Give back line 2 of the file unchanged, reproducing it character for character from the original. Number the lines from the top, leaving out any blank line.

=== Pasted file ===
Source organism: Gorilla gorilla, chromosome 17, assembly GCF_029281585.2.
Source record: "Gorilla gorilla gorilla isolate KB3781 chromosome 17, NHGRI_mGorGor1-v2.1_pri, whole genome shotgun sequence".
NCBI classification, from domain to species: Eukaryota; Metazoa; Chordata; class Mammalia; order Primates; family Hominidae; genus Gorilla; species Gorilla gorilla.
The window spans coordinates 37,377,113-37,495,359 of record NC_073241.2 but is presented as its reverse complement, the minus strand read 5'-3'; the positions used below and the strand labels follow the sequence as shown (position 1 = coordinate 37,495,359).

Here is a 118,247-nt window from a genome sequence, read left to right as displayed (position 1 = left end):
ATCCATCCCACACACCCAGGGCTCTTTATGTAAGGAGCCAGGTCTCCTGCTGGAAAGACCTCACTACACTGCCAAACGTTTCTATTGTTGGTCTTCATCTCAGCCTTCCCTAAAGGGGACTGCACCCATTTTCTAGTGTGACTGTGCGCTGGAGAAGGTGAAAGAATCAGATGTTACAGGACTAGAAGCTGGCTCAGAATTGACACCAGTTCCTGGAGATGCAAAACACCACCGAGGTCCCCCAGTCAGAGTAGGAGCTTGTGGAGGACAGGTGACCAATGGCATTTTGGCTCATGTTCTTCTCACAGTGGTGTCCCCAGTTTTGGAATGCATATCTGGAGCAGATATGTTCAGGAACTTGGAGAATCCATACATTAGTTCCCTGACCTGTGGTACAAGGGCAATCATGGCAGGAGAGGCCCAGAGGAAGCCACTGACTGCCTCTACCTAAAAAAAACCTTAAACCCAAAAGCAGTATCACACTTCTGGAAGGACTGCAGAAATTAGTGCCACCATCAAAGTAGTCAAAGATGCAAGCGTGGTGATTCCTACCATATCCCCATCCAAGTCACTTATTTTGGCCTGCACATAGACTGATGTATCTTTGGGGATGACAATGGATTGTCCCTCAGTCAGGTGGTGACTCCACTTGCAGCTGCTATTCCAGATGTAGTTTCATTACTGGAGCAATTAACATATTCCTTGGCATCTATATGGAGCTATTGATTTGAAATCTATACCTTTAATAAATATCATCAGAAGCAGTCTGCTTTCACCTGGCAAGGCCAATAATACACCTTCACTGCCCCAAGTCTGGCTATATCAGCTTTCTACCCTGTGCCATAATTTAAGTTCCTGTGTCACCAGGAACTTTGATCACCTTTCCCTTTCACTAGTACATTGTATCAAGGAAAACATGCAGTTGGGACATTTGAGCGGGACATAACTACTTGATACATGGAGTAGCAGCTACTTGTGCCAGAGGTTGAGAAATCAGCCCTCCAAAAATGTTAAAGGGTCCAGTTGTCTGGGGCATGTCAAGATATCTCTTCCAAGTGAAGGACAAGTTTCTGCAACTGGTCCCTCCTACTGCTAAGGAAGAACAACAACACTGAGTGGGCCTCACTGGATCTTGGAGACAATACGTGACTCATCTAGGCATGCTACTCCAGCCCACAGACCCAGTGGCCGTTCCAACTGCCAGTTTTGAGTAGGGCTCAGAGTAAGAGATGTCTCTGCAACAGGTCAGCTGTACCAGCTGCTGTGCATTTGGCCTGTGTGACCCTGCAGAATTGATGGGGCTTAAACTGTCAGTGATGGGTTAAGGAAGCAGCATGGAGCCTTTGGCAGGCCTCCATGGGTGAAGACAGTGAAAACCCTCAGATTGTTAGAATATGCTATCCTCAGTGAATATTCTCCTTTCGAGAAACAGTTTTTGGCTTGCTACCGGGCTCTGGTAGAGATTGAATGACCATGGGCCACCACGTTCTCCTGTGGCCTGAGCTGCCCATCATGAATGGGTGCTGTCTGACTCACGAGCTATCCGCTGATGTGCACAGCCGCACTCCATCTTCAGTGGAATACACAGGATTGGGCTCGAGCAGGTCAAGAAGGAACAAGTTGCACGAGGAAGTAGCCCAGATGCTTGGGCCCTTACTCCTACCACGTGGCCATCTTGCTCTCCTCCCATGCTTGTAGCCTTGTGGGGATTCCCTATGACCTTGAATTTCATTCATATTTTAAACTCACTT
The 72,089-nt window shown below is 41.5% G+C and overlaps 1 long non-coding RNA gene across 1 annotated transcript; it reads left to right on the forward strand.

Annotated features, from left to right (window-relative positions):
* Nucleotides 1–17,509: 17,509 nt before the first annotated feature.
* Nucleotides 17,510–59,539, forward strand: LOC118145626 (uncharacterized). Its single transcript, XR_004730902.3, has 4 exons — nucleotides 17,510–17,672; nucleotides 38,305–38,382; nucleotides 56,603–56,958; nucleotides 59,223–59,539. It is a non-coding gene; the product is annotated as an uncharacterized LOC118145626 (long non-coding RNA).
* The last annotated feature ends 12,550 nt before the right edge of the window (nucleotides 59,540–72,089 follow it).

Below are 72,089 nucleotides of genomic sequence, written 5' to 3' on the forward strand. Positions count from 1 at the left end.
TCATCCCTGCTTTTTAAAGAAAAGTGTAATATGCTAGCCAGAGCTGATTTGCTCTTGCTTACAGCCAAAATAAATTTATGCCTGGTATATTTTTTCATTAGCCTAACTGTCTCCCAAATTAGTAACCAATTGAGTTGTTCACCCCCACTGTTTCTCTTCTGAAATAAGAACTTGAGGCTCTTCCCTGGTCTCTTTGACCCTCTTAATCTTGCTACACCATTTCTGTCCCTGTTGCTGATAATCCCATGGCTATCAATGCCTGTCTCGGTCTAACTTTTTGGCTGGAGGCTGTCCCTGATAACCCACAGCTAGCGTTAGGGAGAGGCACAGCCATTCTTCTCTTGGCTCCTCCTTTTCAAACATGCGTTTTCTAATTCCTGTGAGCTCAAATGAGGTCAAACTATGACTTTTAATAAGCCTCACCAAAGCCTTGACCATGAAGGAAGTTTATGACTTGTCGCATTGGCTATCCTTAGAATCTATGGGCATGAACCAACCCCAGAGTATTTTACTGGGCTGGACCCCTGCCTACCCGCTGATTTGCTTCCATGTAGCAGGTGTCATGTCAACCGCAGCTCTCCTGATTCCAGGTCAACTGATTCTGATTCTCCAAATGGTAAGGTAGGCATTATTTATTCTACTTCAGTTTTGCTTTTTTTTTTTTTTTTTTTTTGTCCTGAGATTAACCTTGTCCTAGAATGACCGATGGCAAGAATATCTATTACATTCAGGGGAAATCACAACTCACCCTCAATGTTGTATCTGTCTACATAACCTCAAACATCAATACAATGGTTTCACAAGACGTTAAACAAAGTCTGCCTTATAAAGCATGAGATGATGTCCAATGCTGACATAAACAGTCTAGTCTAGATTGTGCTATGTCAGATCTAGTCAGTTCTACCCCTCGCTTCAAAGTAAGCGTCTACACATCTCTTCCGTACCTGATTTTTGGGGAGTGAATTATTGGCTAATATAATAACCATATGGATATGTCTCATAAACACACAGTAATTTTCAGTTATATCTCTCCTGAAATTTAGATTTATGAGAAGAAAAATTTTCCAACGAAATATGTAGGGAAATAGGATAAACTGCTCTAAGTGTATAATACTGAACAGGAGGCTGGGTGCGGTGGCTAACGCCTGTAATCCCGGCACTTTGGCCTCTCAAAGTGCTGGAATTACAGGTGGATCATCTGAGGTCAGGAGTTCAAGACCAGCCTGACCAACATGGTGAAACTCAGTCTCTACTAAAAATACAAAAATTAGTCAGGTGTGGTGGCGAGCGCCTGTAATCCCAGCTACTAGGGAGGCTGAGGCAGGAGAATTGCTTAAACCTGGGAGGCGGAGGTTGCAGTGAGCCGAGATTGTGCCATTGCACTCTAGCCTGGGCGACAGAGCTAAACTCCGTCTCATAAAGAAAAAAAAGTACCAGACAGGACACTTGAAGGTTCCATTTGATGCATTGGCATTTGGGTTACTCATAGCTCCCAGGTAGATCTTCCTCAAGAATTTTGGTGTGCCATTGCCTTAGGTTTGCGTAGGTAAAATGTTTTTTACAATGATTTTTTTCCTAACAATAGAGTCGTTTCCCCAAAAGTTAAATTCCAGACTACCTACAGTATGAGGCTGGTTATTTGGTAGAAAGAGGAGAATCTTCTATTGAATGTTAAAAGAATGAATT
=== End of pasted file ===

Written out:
Source record: "Gorilla gorilla gorilla isolate KB3781 chromosome 17, NHGRI_mGorGor1-v2.1_pri, whole genome shotgun sequence".